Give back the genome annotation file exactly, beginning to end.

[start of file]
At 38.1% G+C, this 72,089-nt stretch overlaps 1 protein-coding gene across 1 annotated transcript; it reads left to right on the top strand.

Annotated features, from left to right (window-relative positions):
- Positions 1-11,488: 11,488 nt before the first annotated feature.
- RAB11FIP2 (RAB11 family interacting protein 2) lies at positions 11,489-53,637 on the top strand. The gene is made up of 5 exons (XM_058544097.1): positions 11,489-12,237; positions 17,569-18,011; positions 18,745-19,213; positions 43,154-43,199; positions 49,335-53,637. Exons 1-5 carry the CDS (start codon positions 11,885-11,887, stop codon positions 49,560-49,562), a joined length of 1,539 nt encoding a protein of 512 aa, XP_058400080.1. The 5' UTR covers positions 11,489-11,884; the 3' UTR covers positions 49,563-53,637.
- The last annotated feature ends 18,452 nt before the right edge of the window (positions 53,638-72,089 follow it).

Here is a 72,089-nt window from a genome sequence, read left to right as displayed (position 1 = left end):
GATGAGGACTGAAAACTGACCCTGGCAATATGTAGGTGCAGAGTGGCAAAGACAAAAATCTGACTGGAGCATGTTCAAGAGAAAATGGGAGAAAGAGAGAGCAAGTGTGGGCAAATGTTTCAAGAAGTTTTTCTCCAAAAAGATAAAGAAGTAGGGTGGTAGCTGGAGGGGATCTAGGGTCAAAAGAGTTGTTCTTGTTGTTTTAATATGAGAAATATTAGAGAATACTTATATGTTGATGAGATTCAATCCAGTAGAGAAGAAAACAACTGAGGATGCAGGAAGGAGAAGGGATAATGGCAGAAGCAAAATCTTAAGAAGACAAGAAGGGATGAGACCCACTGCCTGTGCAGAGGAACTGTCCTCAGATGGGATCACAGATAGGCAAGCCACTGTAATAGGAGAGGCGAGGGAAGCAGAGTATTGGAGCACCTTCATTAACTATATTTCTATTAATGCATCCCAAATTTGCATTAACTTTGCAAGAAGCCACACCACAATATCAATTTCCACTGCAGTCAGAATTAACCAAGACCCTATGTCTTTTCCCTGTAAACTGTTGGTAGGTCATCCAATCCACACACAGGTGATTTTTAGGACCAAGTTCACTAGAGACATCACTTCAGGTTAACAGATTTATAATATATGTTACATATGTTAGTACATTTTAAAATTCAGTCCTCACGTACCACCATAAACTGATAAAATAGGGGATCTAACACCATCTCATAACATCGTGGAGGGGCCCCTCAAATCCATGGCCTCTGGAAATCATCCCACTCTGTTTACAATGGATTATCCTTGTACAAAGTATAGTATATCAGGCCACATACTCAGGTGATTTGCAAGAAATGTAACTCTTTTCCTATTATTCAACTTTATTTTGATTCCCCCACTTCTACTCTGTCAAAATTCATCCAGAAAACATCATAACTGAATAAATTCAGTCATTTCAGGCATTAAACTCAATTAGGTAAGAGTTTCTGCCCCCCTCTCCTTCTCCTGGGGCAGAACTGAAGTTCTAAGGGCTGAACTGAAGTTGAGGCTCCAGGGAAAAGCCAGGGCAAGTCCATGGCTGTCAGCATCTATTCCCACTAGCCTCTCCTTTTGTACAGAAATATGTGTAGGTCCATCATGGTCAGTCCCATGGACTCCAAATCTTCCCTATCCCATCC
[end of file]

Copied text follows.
At 38.1% G+C, this 72,089-nt stretch overlaps 1 protein-coding gene across 1 annotated transcript; it reads left to right on the top strand.

Annotated features, from left to right (window-relative positions):
- Positions 1-11,488: 11,488 nt before the first annotated feature.
- RAB11FIP2 (RAB11 family interacting protein 2) lies at positions 11,489-53,637 on the top strand. The gene is made up of 5 exons (XM_058544097.1): positions 11,489-12,237; positions 17,569-18,011; positions 18,745-19,213; positions 43,154-43,199; positions 49,335-53,637. Exons 1-5 carry the CDS (start codon positions 11,885-11,887, stop codon positions 49,560-49,562), a joined length of 1,539 nt encoding a protein of 512 aa, XP_058400080.1. The 5' UTR covers positions 11,489-11,884; the 3' UTR covers positions 49,563-53,637.
- The last annotated feature ends 18,452 nt before the right edge of the window (positions 53,638-72,089 follow it).

Here is a 72,089-nt window from a genome sequence, read left to right as displayed (position 1 = left end):
GATGAGGACTGAAAACTGACCCTGGCAATATGTAGGTGCAGAGTGGCAAAGACAAAAATCTGACTGGAGCATGTTCAAGAGAAAATGGGAGAAAGAGAGAGCAAGTGTGGGCAAATGTTTCAAGAAGTTTTTCTCCAAAAAGATAAAGAAGTAGGGTGGTAGCTGGAGGGGATCTAGGGTCAAAAGAGTTGTTCTTGTTGTTTTAATATGAGAAATATTAGAGAATACTTATATGTTGATGAGATTCAATCCAGTAGAGAAGAAAACAACTGAGGATGCAGGAAGGAGAAGGGATAATGGCAGAAGCAAAATCTTAAGAAGACAAGAAGGGATGAGACCCACTGCCTGTGCAGAGGAACTGTCCTCAGATGGGATCACAGATAGGCAAGCCACTGTAATAGGAGAGGCGAGGGAAGCAGAGTATTGGAGCACCTTCATTAACTATATTTCTATTAATGCATCCCAAATTTGCATTAACTTTGCAAGAAGCCACACCACAATATCAATTTCCACTGCAGTCAGAATTAACCAAGACCCTATGTCTTTTCCCTGTAAACTGTTGGTAGGTCATCCAATCCACACACAGGTGATTTTTAGGACCAAGTTCACTAGAGACATCACTTCAGGTTAACAGATTTATAATATATGTTACATATGTTAGTACATTTTAAAATTCAGTCCTCACGTACCACCATAAACTGATAAAATAGGGGATCTAACACCATCTCATAACATCGTGGAGGGGCCCCTCAAATCCATGGCCTCTGGAAATCATCCCACTCTGTTTACAATGGATTATCCTTGTACAAAGTATAGTATATCAGGCCACATACTCAGGTGATTTGCAAGAAATGTAACTCTTTTCCTATTATTCAACTTTATTTTGATTCCCCCACTTCTACTCTGTCAAAATTCATCCAGAAAACATCATAACTGAATAAATTCAGTCATTTCAGGCATTAAACTCAATTAGGTAAGAGTTTCTGCCCCCCTCTCCTTCTCCTGGGGCAGAACTGAAGTTCTAAGGGCTGAACTGAAGTTGAGGCTCCAGGGAAAAGCCAGGGCAAGTCCATGGCTGTCAGCATCTATTCCCACTAGCCTCTCCTTTTGTACAGAAATATGTGTAGGTCCATCATGGTCAGTCCCATGGACTCCAAATCTTCCCTATCCCATCC